This blog explores the history of Phoenix, Arizona and a little bit of Los Angeles and San Francisco, California

How to be a senior citizen in Phoenix, Arizona


When I turned fifty, I decided that I would call myself "middle-aged" until I was 100. But now that I'm knocking on the door of sixty, I've decided to go ahead and call myself a senior citizen. I've earned it, simply by staying alive this long. I'm eligible for senior discounts based on my age, not what I've done, or who I am. I'm a senior citizen in Phoenix, Arizona.

I've always been fascinated by senior citizens in Phoenix. I live in Glendale, which is not far from one of the the most famous retirement communities in the world: Sun City. I used to go over to Sun City, and I would wonder what it would be like to be a senior citizen. Over the years I've determined that there are many ways to do it. I'm still figuring it out, and it looks like I'll have a lot more time to do it. Here are some options:

• Being a grumpy old man. I learned how to do this from comedian Dana Carvey in the 1990s. His character on Saturday Night Live was "Grumpy Old Man", and he would rant about how things were better "in his day", including not having seat belts. He would say that when he was a kid he had nothing to play with except broken glass, and "he liked it!" (that was the tag line). You can Google more of his comedy, and it's kind of amazing how easily a person "of age", who means well, and is just talking about how it used to be, can become a ridiculous grumpy old man.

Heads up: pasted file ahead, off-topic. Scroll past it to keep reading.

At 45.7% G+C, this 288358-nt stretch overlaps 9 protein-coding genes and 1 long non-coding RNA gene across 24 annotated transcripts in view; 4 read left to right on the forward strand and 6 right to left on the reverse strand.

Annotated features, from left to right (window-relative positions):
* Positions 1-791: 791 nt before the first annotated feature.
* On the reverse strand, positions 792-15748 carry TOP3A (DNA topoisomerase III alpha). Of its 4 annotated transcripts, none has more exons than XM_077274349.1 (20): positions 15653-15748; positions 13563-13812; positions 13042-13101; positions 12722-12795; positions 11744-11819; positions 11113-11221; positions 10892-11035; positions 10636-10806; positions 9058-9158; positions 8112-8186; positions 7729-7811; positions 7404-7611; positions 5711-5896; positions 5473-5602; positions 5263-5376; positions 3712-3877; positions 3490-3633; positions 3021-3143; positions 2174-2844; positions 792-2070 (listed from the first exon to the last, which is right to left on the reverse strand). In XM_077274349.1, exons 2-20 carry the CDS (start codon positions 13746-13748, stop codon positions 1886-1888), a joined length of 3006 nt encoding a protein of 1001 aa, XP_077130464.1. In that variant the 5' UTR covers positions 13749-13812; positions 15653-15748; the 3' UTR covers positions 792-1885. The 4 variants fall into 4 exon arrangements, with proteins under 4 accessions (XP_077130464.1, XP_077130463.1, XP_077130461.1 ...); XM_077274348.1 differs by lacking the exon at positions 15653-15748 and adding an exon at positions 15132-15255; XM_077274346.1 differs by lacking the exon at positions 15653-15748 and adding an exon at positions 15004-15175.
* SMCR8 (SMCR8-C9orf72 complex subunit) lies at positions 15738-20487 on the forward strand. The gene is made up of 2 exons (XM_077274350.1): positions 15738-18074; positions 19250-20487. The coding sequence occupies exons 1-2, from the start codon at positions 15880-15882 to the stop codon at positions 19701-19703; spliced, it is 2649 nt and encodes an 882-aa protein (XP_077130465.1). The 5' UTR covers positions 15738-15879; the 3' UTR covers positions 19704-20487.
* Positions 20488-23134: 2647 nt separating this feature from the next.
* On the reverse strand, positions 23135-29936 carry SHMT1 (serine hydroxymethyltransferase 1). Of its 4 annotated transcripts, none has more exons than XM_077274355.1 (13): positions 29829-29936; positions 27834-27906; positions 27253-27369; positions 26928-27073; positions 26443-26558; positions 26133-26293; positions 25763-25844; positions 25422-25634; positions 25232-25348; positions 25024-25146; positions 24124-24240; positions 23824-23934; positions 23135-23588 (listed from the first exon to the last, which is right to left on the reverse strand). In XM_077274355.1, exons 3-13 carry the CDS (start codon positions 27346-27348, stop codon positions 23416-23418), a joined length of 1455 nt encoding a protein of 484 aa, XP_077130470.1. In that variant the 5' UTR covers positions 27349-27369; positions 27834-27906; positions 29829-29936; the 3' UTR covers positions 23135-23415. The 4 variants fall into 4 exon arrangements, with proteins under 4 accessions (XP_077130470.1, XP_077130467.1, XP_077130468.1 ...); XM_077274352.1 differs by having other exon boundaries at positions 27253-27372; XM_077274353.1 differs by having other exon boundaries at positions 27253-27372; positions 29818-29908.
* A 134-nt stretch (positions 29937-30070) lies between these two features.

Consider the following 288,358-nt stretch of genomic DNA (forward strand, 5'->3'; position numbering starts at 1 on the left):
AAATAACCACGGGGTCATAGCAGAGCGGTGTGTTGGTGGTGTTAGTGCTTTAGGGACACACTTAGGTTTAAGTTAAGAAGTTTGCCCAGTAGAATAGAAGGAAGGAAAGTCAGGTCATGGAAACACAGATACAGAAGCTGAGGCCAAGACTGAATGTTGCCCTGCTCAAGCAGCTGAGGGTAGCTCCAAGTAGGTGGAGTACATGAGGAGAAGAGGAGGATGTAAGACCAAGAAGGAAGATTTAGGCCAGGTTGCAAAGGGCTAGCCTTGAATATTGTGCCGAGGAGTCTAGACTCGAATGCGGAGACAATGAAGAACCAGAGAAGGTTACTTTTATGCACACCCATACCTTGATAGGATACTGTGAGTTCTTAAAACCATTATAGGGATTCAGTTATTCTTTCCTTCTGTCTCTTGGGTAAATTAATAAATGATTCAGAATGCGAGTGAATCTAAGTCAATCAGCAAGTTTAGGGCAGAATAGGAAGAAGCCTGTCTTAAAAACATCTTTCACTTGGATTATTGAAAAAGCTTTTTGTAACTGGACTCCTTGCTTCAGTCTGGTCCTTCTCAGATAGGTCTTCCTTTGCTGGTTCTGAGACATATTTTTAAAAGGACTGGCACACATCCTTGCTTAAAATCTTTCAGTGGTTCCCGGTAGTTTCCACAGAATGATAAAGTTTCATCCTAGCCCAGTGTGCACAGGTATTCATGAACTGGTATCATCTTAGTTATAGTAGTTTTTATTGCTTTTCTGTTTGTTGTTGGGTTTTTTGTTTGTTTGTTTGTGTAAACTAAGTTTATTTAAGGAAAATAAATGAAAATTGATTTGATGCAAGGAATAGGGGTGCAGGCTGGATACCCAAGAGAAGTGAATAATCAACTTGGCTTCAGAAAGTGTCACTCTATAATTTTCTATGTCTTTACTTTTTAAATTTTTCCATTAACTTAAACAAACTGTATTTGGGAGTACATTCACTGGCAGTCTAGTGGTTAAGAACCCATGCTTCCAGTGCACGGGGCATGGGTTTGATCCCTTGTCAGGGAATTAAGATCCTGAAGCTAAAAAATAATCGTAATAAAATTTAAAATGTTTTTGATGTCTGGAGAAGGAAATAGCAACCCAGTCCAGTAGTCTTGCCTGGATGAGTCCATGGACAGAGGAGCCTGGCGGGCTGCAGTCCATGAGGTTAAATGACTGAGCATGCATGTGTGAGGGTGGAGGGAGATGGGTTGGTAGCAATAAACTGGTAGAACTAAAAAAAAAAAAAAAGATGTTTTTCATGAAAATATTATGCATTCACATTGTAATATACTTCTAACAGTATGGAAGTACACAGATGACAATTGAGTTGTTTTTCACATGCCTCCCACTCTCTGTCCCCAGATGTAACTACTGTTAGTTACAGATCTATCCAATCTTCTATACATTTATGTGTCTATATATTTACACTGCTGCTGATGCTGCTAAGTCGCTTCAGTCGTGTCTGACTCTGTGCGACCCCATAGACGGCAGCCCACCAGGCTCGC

• Being a frightened old person. Yes, there are a lot of things to be scared about in Phoenix. I see it all of the time, and it just makes me sad. I believe that many times fear can just be common sense combined with information, which young people don't seem to have. In my quiet little suburban neighborhood I know people who are horrified about things, maybe stranger danger, or things that I never think about. My next-door neighbor, an elderly widow, was horrified on the night of December 31st, 1999 - and I really don't know what she expected. I walked over to her house and knocked on the door that night, just said that I was next door. Of course I knew that I wouldn't be able to do anything about planes falling from the sky, or the Second Coming, but I let her know that I would be right there.

• Being a person who is empowered by age. This is what I wanted to grow up to be. When I was a kid, and when I was a young man, I imagined that life would teach me things, and show me things, which would make me the man I wanted to grow up to be. I wanted to grow up to be Gregory Peck in "To Kill a Mockingbird". I wanted to be a man who understood how the world worked, who stood for something, someone people could turn to. I wanted to sit on the porch and talk to the DA, I wanted to know the mayor by the first name. I wanted to take what life had taught me and make the world a better place.